The new grow rack, lined up with its brothers, ready to go to work. The carpentry’s real rough, but it’s sturdy and tried-and-true functional. The addition of 3″ casters has created an unexpected PLUS: when the racks are rolled together, the overall light from the fluorescents spills across the shelves, giving a little more to the plants on the outer edges of the trays. This is good! There is a fairly big difference in early seedling growth from being even a couple of inches further from the lights. (Before, moving the racks around was a pain, and you need to get at both sides quite regularly for watering, rotating trays, generally checking things out. Yay for wheels!) In the end, most things even out, but you take every edge you can get and…they do add up!
The materials for building a new grow rack just arrived. With this one, there’ll be three in all. It’s a bit a of milestone. I’ve used just two racks, built from ridiculously warped wood, to start literally thousands of seedlings over the last four years. Adding one more means a huge jump in production capacity. Well, 50% more, to be exact… Here we have wood, wheels (casters are a new addition this year for all racks), chain and dowels for hanging the lights. Cut up, screw together, add fluorescents…dead easy! And needed in the next few days when seed starting begins in earnest.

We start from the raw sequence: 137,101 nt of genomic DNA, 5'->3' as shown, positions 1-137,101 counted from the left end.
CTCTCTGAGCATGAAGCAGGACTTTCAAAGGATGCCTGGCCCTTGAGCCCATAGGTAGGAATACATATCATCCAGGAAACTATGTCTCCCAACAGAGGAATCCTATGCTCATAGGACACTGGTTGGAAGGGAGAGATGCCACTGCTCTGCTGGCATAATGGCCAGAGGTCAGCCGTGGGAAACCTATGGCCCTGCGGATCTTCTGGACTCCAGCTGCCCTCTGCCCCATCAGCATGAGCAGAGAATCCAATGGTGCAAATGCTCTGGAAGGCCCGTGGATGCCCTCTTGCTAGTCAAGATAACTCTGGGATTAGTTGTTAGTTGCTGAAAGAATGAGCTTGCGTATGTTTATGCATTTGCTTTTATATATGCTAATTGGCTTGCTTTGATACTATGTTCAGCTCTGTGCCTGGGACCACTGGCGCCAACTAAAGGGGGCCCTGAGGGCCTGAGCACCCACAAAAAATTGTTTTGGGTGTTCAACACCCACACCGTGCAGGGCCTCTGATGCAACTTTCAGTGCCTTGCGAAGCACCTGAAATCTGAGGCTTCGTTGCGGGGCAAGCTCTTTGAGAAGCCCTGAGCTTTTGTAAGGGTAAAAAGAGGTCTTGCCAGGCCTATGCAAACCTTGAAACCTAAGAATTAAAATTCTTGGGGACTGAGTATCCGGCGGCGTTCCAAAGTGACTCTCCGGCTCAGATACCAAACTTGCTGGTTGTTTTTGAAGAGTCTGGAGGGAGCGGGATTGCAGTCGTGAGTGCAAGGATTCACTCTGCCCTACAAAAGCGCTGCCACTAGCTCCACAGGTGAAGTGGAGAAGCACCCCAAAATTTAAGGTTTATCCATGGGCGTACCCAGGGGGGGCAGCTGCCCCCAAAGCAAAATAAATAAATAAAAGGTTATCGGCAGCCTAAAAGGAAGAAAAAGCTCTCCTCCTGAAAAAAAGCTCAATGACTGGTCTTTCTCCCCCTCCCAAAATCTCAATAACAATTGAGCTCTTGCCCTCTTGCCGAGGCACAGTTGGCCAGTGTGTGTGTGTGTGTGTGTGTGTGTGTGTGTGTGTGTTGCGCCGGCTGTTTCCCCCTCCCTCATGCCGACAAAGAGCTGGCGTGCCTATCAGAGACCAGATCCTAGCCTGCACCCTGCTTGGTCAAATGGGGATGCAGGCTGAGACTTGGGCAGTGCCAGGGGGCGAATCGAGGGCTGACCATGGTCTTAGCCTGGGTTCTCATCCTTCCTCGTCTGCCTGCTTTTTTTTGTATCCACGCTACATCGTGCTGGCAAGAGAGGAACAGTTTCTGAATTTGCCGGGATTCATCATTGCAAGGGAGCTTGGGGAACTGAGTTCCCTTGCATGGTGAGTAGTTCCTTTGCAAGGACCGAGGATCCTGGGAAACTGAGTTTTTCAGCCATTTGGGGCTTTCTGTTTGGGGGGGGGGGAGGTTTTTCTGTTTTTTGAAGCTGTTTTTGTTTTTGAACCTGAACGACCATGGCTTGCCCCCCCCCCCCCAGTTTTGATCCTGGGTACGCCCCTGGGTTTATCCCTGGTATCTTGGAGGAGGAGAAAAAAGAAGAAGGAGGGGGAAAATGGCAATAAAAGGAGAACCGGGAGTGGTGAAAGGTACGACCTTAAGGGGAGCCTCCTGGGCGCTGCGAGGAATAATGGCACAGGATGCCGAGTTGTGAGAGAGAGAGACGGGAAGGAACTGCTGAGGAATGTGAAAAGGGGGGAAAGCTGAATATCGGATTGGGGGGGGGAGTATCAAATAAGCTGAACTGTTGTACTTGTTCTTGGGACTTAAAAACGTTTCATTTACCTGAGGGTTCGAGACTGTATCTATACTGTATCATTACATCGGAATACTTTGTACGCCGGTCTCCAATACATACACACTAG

Checking in with the early lettuce. The seedlings are developing their first true leaves. Fluorescent lighting is inexpensive and does the trick, but it still bothers me how seedlings stretch and strain toward the available light, when what they really want is the Sun.